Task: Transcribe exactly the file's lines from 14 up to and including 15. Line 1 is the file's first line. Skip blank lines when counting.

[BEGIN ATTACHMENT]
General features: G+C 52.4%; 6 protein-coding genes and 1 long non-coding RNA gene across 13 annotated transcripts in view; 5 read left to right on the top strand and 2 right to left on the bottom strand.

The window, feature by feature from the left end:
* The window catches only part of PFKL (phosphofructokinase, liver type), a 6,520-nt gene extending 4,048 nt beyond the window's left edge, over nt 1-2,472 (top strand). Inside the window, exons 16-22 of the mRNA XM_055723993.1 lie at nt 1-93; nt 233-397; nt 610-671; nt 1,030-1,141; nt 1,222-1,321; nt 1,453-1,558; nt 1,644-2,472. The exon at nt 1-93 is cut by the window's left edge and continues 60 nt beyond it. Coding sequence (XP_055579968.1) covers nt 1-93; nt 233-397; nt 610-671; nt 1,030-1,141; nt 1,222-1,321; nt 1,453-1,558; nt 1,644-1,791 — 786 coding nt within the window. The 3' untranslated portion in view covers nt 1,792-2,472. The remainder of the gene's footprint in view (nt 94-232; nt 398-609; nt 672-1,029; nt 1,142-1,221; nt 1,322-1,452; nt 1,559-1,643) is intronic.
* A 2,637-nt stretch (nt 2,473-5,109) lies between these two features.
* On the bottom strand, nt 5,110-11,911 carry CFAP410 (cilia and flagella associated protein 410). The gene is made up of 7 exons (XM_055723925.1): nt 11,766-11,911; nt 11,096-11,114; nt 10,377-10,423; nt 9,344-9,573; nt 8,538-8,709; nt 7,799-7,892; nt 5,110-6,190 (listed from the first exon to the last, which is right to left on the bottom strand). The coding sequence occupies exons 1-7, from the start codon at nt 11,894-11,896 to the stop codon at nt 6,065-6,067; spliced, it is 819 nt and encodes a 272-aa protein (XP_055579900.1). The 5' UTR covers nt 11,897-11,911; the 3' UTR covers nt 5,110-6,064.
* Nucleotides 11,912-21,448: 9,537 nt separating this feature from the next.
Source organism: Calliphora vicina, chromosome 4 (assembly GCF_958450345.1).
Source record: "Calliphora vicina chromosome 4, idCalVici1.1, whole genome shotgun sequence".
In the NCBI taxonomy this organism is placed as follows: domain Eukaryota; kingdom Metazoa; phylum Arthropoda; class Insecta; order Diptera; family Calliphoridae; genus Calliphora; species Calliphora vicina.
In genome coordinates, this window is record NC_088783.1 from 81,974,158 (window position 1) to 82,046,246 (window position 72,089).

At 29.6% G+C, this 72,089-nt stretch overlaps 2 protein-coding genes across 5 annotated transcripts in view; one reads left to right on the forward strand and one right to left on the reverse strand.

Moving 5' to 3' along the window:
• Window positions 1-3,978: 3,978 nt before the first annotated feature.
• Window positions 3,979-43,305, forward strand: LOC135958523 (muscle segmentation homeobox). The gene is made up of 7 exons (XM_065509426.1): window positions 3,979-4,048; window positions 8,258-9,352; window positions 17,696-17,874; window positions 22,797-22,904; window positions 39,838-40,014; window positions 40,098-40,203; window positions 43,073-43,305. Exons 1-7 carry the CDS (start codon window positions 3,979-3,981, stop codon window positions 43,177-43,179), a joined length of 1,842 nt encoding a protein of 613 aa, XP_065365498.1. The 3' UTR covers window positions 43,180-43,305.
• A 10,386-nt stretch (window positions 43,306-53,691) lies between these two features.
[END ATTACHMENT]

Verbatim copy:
• Window positions 3,979-43,305, forward strand: LOC135958523 (muscle segmentation homeobox). The gene is made up of 7 exons (XM_065509426.1): window positions 3,979-4,048; window positions 8,258-9,352; window positions 17,696-17,874; window positions 22,797-22,904; window positions 39,838-40,014; window positions 40,098-40,203; window positions 43,073-43,305. Exons 1-7 carry the CDS (start codon window positions 3,979-3,981, stop codon window positions 43,177-43,179), a joined length of 1,842 nt encoding a protein of 613 aa, XP_065365498.1. The 3' UTR covers window positions 43,180-43,305.
• A 10,386-nt stretch (window positions 43,306-53,691) lies between these two features.